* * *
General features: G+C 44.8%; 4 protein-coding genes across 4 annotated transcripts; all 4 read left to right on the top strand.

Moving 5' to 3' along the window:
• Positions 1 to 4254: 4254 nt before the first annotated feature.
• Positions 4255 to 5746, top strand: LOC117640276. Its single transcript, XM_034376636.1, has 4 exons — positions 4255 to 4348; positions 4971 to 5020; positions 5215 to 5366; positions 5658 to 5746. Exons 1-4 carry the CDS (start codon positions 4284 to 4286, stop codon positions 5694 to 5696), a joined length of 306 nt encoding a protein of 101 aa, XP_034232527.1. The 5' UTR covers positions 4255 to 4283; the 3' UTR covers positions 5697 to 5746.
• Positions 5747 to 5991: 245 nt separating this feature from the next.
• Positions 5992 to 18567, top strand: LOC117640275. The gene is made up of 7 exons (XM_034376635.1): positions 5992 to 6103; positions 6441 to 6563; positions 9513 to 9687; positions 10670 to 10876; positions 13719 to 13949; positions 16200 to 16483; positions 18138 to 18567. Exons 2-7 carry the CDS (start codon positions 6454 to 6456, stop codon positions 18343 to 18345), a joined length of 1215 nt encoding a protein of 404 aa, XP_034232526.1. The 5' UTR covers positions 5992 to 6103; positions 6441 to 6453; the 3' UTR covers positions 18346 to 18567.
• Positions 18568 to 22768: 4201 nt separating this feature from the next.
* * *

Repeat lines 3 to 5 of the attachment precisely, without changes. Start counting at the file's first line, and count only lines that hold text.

• Positions 1 to 4254: 4254 nt before the first annotated feature.
• Positions 4255 to 5746, top strand: LOC117640276. Its single transcript, XM_034376636.1, has 4 exons — positions 4255 to 4348; positions 4971 to 5020; positions 5215 to 5366; positions 5658 to 5746. Exons 1-4 carry the CDS (start codon positions 4284 to 4286, stop codon positions 5694 to 5696), a joined length of 306 nt encoding a protein of 101 aa, XP_034232527.1. The 5' UTR covers positions 4255 to 4283; the 3' UTR covers positions 5697 to 5746.
• Positions 5747 to 5991: 245 nt separating this feature from the next.